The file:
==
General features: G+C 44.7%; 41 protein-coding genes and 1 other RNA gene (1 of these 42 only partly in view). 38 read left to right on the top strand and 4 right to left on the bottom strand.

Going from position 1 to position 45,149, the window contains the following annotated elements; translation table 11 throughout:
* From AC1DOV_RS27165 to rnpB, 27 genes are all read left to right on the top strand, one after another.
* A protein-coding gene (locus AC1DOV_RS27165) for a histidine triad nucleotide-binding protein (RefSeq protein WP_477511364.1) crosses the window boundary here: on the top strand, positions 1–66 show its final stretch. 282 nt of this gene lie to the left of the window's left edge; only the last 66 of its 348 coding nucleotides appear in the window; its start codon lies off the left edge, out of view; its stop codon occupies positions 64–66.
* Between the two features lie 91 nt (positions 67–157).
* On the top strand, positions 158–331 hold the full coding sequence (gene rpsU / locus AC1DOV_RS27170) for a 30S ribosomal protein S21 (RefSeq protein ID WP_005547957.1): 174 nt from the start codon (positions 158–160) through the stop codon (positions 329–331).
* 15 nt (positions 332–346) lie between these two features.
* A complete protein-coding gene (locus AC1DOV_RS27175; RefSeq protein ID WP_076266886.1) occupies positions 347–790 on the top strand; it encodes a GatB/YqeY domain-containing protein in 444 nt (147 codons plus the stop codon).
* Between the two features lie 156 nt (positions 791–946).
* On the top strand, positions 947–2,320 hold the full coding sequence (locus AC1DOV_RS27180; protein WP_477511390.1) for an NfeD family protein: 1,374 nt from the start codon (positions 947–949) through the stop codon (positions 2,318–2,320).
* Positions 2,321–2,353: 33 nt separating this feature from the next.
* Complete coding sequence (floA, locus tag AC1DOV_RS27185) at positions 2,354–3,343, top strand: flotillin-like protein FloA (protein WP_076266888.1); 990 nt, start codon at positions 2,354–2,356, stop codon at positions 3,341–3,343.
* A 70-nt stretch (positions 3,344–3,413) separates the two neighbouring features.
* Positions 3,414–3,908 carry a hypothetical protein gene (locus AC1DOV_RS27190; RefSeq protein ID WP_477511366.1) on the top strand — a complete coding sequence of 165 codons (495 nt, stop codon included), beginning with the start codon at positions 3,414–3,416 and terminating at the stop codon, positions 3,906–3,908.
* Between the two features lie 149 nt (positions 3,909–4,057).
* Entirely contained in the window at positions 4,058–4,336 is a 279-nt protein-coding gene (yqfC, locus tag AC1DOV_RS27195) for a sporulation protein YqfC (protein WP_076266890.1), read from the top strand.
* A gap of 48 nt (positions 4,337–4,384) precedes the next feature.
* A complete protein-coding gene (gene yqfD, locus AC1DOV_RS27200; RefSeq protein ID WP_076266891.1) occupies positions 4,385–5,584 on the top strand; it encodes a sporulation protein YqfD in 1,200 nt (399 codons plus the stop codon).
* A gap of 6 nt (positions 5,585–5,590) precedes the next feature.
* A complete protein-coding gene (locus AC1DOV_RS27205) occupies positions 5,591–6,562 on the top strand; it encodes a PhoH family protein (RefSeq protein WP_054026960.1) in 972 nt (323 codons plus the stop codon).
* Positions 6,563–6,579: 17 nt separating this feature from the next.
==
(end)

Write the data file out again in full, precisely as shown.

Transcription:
General features: G+C 44.7%; 41 protein-coding genes and 1 other RNA gene (1 of these 42 only partly in view). 38 read left to right on the top strand and 4 right to left on the bottom strand.

Going from position 1 to position 45,149, the window contains the following annotated elements; translation table 11 throughout:
* From AC1DOV_RS27165 to rnpB, 27 genes are all read left to right on the top strand, one after another.
* A protein-coding gene (locus AC1DOV_RS27165) for a histidine triad nucleotide-binding protein (RefSeq protein WP_477511364.1) crosses the window boundary here: on the top strand, positions 1–66 show its final stretch. 282 nt of this gene lie to the left of the window's left edge; only the last 66 of its 348 coding nucleotides appear in the window; its start codon lies off the left edge, out of view; its stop codon occupies positions 64–66.
* Between the two features lie 91 nt (positions 67–157).
* On the top strand, positions 158–331 hold the full coding sequence (gene rpsU / locus AC1DOV_RS27170) for a 30S ribosomal protein S21 (RefSeq protein ID WP_005547957.1): 174 nt from the start codon (positions 158–160) through the stop codon (positions 329–331).
* 15 nt (positions 332–346) lie between these two features.
* A complete protein-coding gene (locus AC1DOV_RS27175; RefSeq protein ID WP_076266886.1) occupies positions 347–790 on the top strand; it encodes a GatB/YqeY domain-containing protein in 444 nt (147 codons plus the stop codon).
* Between the two features lie 156 nt (positions 791–946).
* On the top strand, positions 947–2,320 hold the full coding sequence (locus AC1DOV_RS27180; protein WP_477511390.1) for an NfeD family protein: 1,374 nt from the start codon (positions 947–949) through the stop codon (positions 2,318–2,320).
* Positions 2,321–2,353: 33 nt separating this feature from the next.
* Complete coding sequence (floA, locus tag AC1DOV_RS27185) at positions 2,354–3,343, top strand: flotillin-like protein FloA (protein WP_076266888.1); 990 nt, start codon at positions 2,354–2,356, stop codon at positions 3,341–3,343.
* A 70-nt stretch (positions 3,344–3,413) separates the two neighbouring features.
* Positions 3,414–3,908 carry a hypothetical protein gene (locus AC1DOV_RS27190; RefSeq protein ID WP_477511366.1) on the top strand — a complete coding sequence of 165 codons (495 nt, stop codon included), beginning with the start codon at positions 3,414–3,416 and terminating at the stop codon, positions 3,906–3,908.
* Between the two features lie 149 nt (positions 3,909–4,057).
* Entirely contained in the window at positions 4,058–4,336 is a 279-nt protein-coding gene (yqfC, locus tag AC1DOV_RS27195) for a sporulation protein YqfC (protein WP_076266890.1), read from the top strand.
* A gap of 48 nt (positions 4,337–4,384) precedes the next feature.
* A complete protein-coding gene (gene yqfD, locus AC1DOV_RS27200; RefSeq protein ID WP_076266891.1) occupies positions 4,385–5,584 on the top strand; it encodes a sporulation protein YqfD in 1,200 nt (399 codons plus the stop codon).
* A gap of 6 nt (positions 5,585–5,590) precedes the next feature.
* A complete protein-coding gene (locus AC1DOV_RS27205) occupies positions 5,591–6,562 on the top strand; it encodes a PhoH family protein (RefSeq protein WP_054026960.1) in 972 nt (323 codons plus the stop codon).
* Positions 6,563–6,579: 17 nt separating this feature from the next.